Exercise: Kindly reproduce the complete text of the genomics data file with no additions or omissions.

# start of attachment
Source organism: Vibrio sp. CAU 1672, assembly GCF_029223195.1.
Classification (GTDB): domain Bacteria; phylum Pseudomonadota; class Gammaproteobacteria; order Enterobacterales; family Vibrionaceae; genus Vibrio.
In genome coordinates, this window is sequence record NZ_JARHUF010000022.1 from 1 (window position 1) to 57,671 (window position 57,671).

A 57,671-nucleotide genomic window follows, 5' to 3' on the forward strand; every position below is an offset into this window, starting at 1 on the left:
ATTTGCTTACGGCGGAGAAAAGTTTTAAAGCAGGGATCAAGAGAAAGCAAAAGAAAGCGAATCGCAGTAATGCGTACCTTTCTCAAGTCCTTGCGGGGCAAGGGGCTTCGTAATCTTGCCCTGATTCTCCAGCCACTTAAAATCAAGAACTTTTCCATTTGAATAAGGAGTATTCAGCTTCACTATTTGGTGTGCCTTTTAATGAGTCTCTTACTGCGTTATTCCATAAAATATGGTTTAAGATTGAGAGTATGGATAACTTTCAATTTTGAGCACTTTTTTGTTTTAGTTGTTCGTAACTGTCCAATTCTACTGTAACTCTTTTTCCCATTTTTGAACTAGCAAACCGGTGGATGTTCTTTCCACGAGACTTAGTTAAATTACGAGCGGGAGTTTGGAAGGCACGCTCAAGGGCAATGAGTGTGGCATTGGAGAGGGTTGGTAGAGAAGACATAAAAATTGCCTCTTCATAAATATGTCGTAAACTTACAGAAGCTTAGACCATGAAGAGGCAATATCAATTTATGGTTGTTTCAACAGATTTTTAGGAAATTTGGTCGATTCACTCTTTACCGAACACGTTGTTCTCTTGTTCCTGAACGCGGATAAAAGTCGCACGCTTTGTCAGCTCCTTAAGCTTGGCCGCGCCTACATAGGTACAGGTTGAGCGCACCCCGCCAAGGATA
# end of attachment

Source organism: Vibrio sp. CAU 1672, assembly GCF_029223195.1.
Classification (GTDB): domain Bacteria; phylum Pseudomonadota; class Gammaproteobacteria; order Enterobacterales; family Vibrionaceae; genus Vibrio.
In genome coordinates, this window is sequence record NZ_JARHUF010000022.1 from 1 (window position 1) to 57,671 (window position 57,671).

A 57,671-nucleotide genomic window follows, 5' to 3' on the forward strand; every position below is an offset into this window, starting at 1 on the left:
ATTTGCTTACGGCGGAGAAAAGTTTTAAAGCAGGGATCAAGAGAAAGCAAAAGAAAGCGAATCGCAGTAATGCGTACCTTTCTCAAGTCCTTGCGGGGCAAGGGGCTTCGTAATCTTGCCCTGATTCTCCAGCCACTTAAAATCAAGAACTTTTCCATTTGAATAAGGAGTATTCAGCTTCACTATTTGGTGTGCCTTTTAATGAGTCTCTTACTGCGTTATTCCATAAAATATGGTTTAAGATTGAGAGTATGGATAACTTTCAATTTTGAGCACTTTTTTGTTTTAGTTGTTCGTAACTGTCCAATTCTACTGTAACTCTTTTTCCCATTTTTGAACTAGCAAACCGGTGGATGTTCTTTCCACGAGACTTAGTTAAATTACGAGCGGGAGTTTGGAAGGCACGCTCAAGGGCAATGAGTGTGGCATTGGAGAGGGTTGGTAGAGAAGACATAAAAATTGCCTCTTCATAAATATGTCGTAAACTTACAGAAGCTTAGACCATGAAGAGGCAATATCAATTTATGGTTGTTTCAACAGATTTTTAGGAAATTTGGTCGATTCACTCTTTACCGAACACGTTGTTCTCTTGTTCCTGAACGCGGATAAAAGTCGCACGCTTTGTCAGCTCCTTAAGCTTGGCCGCGCCTACATAGGTACAGGTTGAGCGCACCCCGCCAAGGATA